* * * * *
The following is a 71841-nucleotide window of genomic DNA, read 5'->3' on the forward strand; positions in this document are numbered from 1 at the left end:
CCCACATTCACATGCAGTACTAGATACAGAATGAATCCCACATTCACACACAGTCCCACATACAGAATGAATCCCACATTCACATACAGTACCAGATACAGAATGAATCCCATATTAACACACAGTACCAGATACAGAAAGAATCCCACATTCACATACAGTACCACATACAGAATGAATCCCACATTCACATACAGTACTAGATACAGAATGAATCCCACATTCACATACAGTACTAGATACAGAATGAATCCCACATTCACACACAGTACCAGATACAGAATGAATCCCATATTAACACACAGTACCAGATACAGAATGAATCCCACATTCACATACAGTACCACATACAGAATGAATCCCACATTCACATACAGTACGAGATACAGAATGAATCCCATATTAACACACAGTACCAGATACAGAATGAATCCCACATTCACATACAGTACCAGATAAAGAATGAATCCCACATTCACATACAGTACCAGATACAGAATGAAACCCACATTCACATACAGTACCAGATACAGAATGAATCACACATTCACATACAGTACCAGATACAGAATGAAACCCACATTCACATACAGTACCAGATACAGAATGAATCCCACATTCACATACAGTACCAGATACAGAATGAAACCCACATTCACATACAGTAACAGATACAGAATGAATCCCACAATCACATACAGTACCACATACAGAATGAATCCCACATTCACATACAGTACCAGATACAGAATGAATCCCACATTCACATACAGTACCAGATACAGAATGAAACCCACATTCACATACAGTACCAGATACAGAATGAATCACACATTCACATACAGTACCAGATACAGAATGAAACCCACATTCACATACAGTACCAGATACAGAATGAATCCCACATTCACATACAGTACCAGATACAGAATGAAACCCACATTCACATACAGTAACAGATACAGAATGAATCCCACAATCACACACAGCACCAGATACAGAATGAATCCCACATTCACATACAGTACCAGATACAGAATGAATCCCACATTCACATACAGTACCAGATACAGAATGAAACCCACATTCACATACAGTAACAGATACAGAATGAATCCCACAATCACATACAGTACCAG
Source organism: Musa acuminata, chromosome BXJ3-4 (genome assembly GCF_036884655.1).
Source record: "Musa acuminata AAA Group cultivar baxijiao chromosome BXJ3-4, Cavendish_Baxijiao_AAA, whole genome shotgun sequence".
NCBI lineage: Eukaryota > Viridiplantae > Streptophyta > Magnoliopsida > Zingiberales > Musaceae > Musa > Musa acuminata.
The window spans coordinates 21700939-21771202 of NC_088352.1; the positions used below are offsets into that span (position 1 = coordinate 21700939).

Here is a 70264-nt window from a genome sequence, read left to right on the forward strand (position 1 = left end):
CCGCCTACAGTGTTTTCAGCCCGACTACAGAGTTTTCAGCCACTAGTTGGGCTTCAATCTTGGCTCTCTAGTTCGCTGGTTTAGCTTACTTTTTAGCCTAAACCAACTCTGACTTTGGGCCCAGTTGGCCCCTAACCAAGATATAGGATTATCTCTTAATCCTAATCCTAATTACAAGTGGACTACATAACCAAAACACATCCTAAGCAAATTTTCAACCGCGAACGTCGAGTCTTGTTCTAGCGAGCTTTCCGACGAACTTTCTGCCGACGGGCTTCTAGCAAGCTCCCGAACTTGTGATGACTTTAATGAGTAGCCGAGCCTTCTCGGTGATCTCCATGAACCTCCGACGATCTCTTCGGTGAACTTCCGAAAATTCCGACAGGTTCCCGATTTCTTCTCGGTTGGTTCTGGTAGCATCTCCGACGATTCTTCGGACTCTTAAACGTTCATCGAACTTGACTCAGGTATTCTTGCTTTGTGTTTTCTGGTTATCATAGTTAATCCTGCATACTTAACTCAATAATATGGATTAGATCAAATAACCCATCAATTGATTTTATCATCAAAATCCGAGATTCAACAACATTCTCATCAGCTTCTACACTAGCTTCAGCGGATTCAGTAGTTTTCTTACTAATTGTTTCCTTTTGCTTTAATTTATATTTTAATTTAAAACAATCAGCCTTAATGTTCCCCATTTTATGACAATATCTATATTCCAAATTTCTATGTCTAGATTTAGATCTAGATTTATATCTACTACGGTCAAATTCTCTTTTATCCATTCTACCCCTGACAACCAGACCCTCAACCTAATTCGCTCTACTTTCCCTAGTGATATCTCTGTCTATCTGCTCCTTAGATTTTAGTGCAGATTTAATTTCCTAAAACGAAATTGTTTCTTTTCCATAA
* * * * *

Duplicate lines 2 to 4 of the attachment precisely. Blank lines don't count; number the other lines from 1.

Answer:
CCCACATTCACATGCAGTACTAGATACAGAATGAATCCCACATTCACACACAGTCCCACATACAGAATGAATCCCACATTCACATACAGTACCAGATACAGAATGAATCCCATATTAACACACAGTACCAGATACAGAAAGAATCCCACATTCACATACAGTACCACATACAGAATGAATCCCACATTCACATACAGTACTAGATACAGAATGAATCCCACATTCACATACAGTACTAGATACAGAATGAATCCCACATTCACACACAGTACCAGATACAGAATGAATCCCATATTAACACACAGTACCAGATACAGAATGAATCCCACATTCACATACAGTACCACATACAGAATGAATCCCACATTCACATACAGTACGAGATACAGAATGAATCCCATATTAACACACAGTACCAGATACAGAATGAATCCCACATTCACATACAGTACCAGATAAAGAATGAATCCCACATTCACATACAGTACCAGATACAGAATGAAACCCACATTCACATACAGTACCAGATACAGAATGAATCACACATTCACATACAGTACCAGATACAGAATGAAACCCACATTCACATACAGTACCAGATACAGAATGAATCCCACATTCACATACAGTACCAGATACAGAATGAAACCCACATTCACATACAGTAACAGATACAGAATGAATCCCACAATCACATACAGTACCACATACAGAATGAATCCCACATTCACATACAGTACCAGATACAGAATGAATCCCACATTCACATACAGTACCAGATACAGAATGAAACCCACATTCACATACAGTACCAGATACAGAATGAATCACACATTCACATACAGTACCAGATACAGAATGAAACCCACATTCACATACAGTACCAGATACAGAATGAATCCCACATTCACATACAGTACCAGATACAGAATGAAACCCACATTCACATACAGTAACAGATACAGAATGAATCCCACAATCACACACAGCACCAGATACAGAATGAATCCCACATTCACATACAGTACCAGATACAGAATGAATCCCACATTCACATACAGTACCAGATACAGAATGAAACCCACATTCACATACAGTAACAGATACAGAATGAATCCCACAATCACATACAGTACCAG
Source organism: Musa acuminata, chromosome BXJ3-4 (genome assembly GCF_036884655.1).
Source record: "Musa acuminata AAA Group cultivar baxijiao chromosome BXJ3-4, Cavendish_Baxijiao_AAA, whole genome shotgun sequence".